for k in range(q+1, t):
Z = dot(Z, Z) % mod_val
if beta[t-k-1] == '1':
result = dot(result, Z) % mod_val
return result % mod_val
``````

I had overflow issues with all the previous solutions, so I had to write an algorithm that accounts for overflows after every single integer multiplication. This is how I did it:

``````def matrix_power_mod(x, n, modulus):
x = np.asanyarray(x)
if len(x.shape) != 2:
raise ValueError("input must be a matrix")
if x.shape[0] != x.shape[1]:
raise ValueError("input must be a square matrix")
if not isinstance(n, int):
raise ValueError("power must be an integer")

if n < 0:
x = np.linalg.inv(x)
n = -n
if n == 0:
return np.identity(x.shape[0], dtype=x.dtype)
y = None
while n > 1:
if n % 2 == 1:
y = _matrix_mul_mod_opt(x, y, modulus=modulus)
x = _matrix_mul_mod(x, x, modulus=modulus)
n = n // 2
return _matrix_mul_mod_opt(x, y, modulus=modulus)

def matrix_mul_mod(a, b, modulus):
if len(a.shape) != 2:
raise ValueError("input a must be a matrix")
if len(b.shape) != 2:
raise ValueError("input b must be a matrix")
if a.shape[1] != a.shape[0]:
raise ValueError("input a and b must have compatible shape for multiplication")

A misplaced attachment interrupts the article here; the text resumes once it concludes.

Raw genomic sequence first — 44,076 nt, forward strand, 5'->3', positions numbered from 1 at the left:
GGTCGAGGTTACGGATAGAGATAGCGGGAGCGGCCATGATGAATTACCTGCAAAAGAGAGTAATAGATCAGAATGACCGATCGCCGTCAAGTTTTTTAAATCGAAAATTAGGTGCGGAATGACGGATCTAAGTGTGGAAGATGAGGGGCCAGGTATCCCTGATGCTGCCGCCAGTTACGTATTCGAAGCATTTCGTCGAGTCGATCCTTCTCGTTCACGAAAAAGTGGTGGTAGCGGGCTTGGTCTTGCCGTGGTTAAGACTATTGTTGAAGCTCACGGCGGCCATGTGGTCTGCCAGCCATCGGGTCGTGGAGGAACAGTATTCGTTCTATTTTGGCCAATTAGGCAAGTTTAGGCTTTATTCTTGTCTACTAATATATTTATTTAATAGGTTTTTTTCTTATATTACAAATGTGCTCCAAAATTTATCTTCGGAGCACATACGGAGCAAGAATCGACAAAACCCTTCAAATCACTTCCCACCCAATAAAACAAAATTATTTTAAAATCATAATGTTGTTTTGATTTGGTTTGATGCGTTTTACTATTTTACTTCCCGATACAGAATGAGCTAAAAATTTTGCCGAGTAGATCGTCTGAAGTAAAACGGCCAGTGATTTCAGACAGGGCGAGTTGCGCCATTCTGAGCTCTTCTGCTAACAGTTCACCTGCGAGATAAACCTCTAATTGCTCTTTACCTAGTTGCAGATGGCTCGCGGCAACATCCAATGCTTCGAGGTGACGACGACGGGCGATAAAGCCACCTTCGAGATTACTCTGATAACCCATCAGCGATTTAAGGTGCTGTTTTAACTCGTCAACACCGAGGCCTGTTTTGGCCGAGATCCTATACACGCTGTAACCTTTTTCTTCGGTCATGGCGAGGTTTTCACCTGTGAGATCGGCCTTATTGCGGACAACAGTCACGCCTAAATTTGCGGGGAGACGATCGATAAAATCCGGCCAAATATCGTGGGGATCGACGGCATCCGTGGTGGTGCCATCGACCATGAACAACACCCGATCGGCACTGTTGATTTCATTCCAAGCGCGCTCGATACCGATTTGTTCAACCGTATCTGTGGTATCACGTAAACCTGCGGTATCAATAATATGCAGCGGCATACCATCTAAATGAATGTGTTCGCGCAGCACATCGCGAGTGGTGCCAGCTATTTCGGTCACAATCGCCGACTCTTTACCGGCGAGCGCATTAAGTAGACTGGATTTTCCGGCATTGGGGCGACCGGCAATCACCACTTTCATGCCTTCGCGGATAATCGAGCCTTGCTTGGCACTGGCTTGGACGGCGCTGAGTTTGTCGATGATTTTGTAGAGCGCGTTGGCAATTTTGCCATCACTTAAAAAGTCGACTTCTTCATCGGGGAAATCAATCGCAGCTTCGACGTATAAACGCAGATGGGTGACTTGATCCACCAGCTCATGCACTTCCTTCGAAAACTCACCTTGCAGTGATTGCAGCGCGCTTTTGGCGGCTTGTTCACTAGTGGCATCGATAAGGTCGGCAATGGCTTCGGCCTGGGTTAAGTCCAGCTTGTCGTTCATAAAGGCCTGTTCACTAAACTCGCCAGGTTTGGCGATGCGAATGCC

return _matrix_mul_mod(a, b, modulus=modulus)

def _matrix_mul_mod_opt(a, b, modulus):
if b is None:
return a
return _matrix_mul_mod(a, b, modulus=modulus)

def _matrix_mul_mod(a, b, modulus):
r = np.zeros((a.shape[0], b.shape[1]), dtype=a.dtype)
bT = b.T
for rowindex in range(r.shape[0]):
x = (a[rowindex, :] * bT) % modulus
x = np.sum(x, 1) % modulus
r[rowindex, :] = x
return r
``````

What worked for me was changing Tamas Hegedus code in a single line, to specify dtype=object. This is needed, since Numpy does not support large integers as python does. Using dtype=object forces numpy to support large integers and avoid silent overflow errors.
Tested with exponent 10^(15) and modulus about 10^(12).

``````def matrix_power_mod(x, n, modulus):
x = np.asanyarray(x)
if len(x.shape) != 2:
raise ValueError("input must be a matrix")
if x.shape[0] != x.shape[1]:
raise ValueError("input must be a square matrix")
if not isinstance(n, int):
raise ValueError("power must be an integer")

if n < 0:
x = np.linalg.inv(x)
n = -n
if n == 0:
return np.identity(x.shape[0], dtype=x.dtype)
y = None
while n > 1:
if n % 2 == 1:
y = _matrix_mul_mod_opt(x, y, modulus=modulus)
x = _matrix_mul_mod(x, x, modulus=modulus)
n = n // 2
return _matrix_mul_mod_opt(x, y, modulus=modulus)

def matrix_mul_mod(a, b, modulus):
if len(a.shape) != 2:
raise ValueError("input a must be a matrix")
if len(b.shape) != 2:
raise ValueError("input b must be a matrix")
if a.shape[1] != a.shape[0]:
raise ValueError("input a and b must have compatible shape for multiplication")
return _matrix_mul_mod(a, b, modulus=modulus)

def _matrix_mul_mod_opt(a, b, modulus):
if b is None:
return a
return _matrix_mul_mod(a, b, modulus=modulus)

def _matrix_mul_mod(a, b, modulus):
r = np.zeros((a.shape[0], b.shape[1]), dtype=object)
bT = b.T
for rowindex in range(r.shape[0]):
x = (a[rowindex, :] * bT) % modulus
x = np.sum(x, 1) % modulus
r[rowindex, :] = x
return r
``````